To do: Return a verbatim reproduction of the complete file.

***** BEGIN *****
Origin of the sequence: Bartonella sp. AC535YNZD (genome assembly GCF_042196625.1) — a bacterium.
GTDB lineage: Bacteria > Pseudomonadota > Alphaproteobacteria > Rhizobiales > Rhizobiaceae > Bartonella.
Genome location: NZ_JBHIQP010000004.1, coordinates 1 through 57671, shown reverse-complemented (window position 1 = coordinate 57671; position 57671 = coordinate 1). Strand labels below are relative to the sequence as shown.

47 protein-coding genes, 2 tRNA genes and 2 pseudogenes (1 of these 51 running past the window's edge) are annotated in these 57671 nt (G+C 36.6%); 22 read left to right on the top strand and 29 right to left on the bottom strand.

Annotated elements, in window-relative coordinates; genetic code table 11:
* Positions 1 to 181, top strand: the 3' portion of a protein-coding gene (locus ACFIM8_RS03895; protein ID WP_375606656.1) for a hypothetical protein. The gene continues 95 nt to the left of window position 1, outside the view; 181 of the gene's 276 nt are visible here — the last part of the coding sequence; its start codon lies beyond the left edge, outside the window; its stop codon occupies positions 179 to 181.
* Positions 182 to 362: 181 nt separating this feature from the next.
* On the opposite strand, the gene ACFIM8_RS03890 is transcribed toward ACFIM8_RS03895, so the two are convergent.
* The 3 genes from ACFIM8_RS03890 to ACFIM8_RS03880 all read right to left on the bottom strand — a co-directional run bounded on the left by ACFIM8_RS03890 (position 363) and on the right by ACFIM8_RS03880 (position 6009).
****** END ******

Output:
Origin of the sequence: Bartonella sp. AC535YNZD (genome assembly GCF_042196625.1) — a bacterium.
GTDB lineage: Bacteria > Pseudomonadota > Alphaproteobacteria > Rhizobiales > Rhizobiaceae > Bartonella.
Genome location: NZ_JBHIQP010000004.1, coordinates 1 through 57671, shown reverse-complemented (window position 1 = coordinate 57671; position 57671 = coordinate 1). Strand labels below are relative to the sequence as shown.

47 protein-coding genes, 2 tRNA genes and 2 pseudogenes (1 of these 51 running past the window's edge) are annotated in these 57671 nt (G+C 36.6%); 22 read left to right on the top strand and 29 right to left on the bottom strand.

Annotated elements, in window-relative coordinates; genetic code table 11:
* Positions 1 to 181, top strand: the 3' portion of a protein-coding gene (locus ACFIM8_RS03895; protein ID WP_375606656.1) for a hypothetical protein. The gene continues 95 nt to the left of window position 1, outside the view; 181 of the gene's 276 nt are visible here — the last part of the coding sequence; its start codon lies beyond the left edge, outside the window; its stop codon occupies positions 179 to 181.
* Positions 182 to 362: 181 nt separating this feature from the next.
* On the opposite strand, the gene ACFIM8_RS03890 is transcribed toward ACFIM8_RS03895, so the two are convergent.
* The 3 genes from ACFIM8_RS03890 to ACFIM8_RS03880 all read right to left on the bottom strand — a co-directional run bounded on the left by ACFIM8_RS03890 (position 363) and on the right by ACFIM8_RS03880 (position 6009).